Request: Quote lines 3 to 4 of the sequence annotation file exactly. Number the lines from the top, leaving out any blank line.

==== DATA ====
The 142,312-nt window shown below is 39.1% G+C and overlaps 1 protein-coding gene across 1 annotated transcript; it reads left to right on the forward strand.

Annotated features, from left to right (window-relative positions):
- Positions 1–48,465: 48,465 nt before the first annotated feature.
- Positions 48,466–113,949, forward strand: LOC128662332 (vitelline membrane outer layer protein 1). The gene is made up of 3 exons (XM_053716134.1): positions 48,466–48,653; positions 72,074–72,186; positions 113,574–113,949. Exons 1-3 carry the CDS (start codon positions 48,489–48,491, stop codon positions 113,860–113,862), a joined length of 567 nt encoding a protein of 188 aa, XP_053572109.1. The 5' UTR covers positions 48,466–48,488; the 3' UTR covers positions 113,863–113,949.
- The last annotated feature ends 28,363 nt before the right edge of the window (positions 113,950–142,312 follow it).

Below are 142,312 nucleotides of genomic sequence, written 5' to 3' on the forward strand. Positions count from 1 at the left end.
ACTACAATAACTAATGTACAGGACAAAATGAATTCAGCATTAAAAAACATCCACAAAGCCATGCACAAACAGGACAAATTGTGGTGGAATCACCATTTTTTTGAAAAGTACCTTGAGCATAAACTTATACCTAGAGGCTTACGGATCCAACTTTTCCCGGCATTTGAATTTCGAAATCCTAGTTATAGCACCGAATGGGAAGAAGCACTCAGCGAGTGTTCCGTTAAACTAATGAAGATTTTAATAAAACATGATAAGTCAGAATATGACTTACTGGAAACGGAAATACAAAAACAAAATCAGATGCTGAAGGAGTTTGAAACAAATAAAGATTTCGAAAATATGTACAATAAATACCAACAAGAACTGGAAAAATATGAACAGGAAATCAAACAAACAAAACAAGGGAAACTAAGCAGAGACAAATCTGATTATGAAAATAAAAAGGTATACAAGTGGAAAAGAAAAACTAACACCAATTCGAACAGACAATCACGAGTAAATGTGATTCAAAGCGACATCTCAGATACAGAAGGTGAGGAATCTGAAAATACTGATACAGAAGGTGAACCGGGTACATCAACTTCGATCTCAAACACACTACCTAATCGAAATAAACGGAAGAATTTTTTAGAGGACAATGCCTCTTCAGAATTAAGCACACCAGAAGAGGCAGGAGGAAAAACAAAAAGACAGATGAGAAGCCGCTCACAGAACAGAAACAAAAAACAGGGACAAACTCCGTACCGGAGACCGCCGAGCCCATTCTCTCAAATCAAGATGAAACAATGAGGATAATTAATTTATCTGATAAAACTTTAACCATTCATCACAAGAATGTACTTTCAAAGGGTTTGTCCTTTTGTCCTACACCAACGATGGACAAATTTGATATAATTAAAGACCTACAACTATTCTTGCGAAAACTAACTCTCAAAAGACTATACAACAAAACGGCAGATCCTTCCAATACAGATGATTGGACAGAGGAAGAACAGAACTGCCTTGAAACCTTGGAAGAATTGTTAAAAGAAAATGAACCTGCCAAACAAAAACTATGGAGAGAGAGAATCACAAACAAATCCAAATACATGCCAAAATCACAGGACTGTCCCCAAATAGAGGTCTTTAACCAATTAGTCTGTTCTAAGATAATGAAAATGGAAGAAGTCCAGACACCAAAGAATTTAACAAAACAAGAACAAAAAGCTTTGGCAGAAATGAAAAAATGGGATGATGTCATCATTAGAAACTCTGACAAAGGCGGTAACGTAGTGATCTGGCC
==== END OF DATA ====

- Positions 1–48,465: 48,465 nt before the first annotated feature.
- Positions 48,466–113,949, forward strand: LOC128662332 (vitelline membrane outer layer protein 1). The gene is made up of 3 exons (XM_053716134.1): positions 48,466–48,653; positions 72,074–72,186; positions 113,574–113,949. Exons 1-3 carry the CDS (start codon positions 48,489–48,491, stop codon positions 113,860–113,862), a joined length of 567 nt encoding a protein of 188 aa, XP_053572109.1. The 5' UTR covers positions 48,466–48,488; the 3' UTR covers positions 113,863–113,949.